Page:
Categorized | Education, General

Bus Service for Non-Public School Children

Posted on 15 March 2013 by Community Voice NY

Daily News

Politics

Officials oppose state Senate yeshiva bus plan that could open floodgates to hundreds of millions of dollars more in city busing costs

A city memo obtained by the News urges lawmakers to reject plan that requires city buses transporting after-hour students, mostly from yeshivas, to drop them off within 600 feet of their homes. This plan could inspire other parents to seek special treatment, officials say.

By Glenn Blain AND Kenneth Lovett / NEW YORK DAILY NEWS

Published: Friday, March 15, 2013, 1:52 AM

Updated: Friday, March 15, 2013, 2:30 AM

State Senate Education Chairman John Flanagan said ‘something’ will be worked out over issue of after-hours busing for students.

State lawmakers are pushing to enhance bus service for yeshivas in a way city officials fear could wind up costing taxpayers hundreds of millions of extra dollars, sources said.

A measure that is wrapped into state budget talks and is being promoted heavily by Senate Republicans would require the city to offer busing for all private students in classes taught after 4 p.m. Most of those students attend yeshivas.

The plan also includes a provision that would require city buses transporting after-hour students to drop them off within 600 feet of home, a city source said.

Current regulations require city buses to stop within a half-mile for students in second grade or younger, and within a mile for those between third and sixth grades.

A city memo obtained by the Daily News urges lawmakers to reject the proposal.Being required to stop within 600 feet of a child’s home, the memo says, “would require twice as many stops as current … practice, at additional cost.”

City officials are worried that providing a superior service for yeshiva students will lead parents of students at public schools, charter schools and other private schools to clamor for equal treatment, sources said.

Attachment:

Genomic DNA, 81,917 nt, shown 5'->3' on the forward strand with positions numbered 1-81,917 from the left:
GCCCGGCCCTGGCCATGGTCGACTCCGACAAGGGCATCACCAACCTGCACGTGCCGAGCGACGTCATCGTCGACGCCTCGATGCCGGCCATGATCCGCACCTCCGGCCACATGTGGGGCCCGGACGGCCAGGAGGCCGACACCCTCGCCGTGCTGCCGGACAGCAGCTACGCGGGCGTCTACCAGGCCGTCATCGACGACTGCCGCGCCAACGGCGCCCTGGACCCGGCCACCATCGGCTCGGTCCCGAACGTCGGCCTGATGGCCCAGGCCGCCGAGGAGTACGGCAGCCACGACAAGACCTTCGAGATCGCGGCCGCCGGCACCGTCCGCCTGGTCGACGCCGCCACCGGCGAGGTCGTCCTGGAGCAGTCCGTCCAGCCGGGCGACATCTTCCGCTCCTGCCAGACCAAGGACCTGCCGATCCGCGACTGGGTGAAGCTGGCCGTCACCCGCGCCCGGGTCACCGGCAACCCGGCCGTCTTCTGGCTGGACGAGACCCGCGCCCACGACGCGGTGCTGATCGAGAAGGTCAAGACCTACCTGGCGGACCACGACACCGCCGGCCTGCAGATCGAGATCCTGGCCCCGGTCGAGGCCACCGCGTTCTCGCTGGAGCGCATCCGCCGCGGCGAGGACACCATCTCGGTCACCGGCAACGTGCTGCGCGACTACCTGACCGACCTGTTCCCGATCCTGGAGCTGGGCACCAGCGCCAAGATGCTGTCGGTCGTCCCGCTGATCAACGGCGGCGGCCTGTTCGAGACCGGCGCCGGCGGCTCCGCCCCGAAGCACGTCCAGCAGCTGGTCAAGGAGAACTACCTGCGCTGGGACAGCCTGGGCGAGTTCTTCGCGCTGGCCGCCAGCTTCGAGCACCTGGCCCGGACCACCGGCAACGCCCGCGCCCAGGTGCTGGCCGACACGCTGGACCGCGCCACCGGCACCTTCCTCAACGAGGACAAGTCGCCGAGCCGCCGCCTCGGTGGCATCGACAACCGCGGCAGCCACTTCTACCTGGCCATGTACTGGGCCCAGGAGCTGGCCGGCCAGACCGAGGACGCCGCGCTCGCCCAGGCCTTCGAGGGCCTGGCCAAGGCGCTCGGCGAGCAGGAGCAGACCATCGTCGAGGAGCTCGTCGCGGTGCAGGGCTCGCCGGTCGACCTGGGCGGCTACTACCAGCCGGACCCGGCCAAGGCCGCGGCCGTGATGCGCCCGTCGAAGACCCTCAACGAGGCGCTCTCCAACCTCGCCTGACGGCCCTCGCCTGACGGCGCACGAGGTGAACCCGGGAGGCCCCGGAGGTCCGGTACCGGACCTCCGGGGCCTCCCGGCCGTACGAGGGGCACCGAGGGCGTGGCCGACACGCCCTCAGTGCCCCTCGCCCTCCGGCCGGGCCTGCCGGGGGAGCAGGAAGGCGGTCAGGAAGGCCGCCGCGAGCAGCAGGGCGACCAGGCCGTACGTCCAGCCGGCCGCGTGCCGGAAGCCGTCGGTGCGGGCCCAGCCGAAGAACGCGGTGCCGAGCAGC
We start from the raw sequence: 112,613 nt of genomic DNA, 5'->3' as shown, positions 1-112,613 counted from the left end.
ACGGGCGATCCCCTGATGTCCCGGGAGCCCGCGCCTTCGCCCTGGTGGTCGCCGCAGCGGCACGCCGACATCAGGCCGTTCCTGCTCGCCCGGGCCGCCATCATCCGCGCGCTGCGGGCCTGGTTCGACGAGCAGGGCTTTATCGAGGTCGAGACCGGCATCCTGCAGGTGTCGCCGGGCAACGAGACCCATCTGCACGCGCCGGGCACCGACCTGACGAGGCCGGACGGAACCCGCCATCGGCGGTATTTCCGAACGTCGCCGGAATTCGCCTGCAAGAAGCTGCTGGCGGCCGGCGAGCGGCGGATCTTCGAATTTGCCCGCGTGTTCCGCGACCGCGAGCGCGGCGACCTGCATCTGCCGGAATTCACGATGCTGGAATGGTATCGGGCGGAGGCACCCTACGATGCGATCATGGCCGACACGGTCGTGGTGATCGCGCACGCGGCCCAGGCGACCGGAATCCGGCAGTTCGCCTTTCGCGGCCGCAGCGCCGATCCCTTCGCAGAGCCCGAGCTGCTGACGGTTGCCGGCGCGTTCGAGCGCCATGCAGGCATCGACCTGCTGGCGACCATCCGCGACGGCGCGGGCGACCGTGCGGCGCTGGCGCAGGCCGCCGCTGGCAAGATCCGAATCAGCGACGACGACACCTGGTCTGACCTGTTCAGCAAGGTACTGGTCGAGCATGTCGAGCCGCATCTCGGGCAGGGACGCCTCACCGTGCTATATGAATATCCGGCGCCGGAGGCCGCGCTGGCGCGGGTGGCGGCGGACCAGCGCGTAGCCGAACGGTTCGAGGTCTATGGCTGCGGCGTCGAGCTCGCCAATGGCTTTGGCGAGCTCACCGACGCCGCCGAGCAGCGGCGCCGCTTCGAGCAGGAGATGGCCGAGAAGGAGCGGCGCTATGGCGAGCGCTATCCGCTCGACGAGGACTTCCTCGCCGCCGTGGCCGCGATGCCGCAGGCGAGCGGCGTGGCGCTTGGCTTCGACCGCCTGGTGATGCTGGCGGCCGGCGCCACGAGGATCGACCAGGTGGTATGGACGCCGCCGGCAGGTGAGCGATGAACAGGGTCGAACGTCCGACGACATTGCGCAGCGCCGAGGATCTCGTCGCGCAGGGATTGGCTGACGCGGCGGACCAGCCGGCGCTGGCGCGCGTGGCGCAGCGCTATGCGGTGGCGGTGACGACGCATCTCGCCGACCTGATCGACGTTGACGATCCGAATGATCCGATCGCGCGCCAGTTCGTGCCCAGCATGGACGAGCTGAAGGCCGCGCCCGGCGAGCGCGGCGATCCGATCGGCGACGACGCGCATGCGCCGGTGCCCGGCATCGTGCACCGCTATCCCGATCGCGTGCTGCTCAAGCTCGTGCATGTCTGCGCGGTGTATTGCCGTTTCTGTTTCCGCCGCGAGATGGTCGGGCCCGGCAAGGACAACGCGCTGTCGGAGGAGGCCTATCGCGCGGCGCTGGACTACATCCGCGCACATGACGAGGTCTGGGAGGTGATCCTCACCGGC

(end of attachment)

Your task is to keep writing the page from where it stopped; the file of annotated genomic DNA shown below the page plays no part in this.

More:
City spokesman Mark Botnick declined to comment.

State Senate education committee chairman John Flanagan (R-Suffolk) said that while the city has expressed concerns, “I believe, ultimately, that we will be able to work something out.”The Suffolk County Republican said the measure is being pushed by Sens. Simcha Felder (D-Brooklyn), Martin Golden (R-Brooklyn) and Sen. Andrew Lanza (R-S.I.). Flanagan added that he believes the cost to the city of implementing the provision would be “minimal.”

But a city source estimated the price tag could run into the hundreds of millions of dollars if parents of other schoolchildren raise complaints.

The state and city split the cost of busing kids to private schools during the regular school day.

But last year, over the objections of Mayor Bloomberg, the Senate GOP successfully pushed to require city bus service for students at private schools that offer classes until at least 5 p.m.

Thirty schools took advantage — 29 Yeshivas and one charter school — for a total cost increase that was capped at $3 million.

klovett@nydailynews.com

 

 

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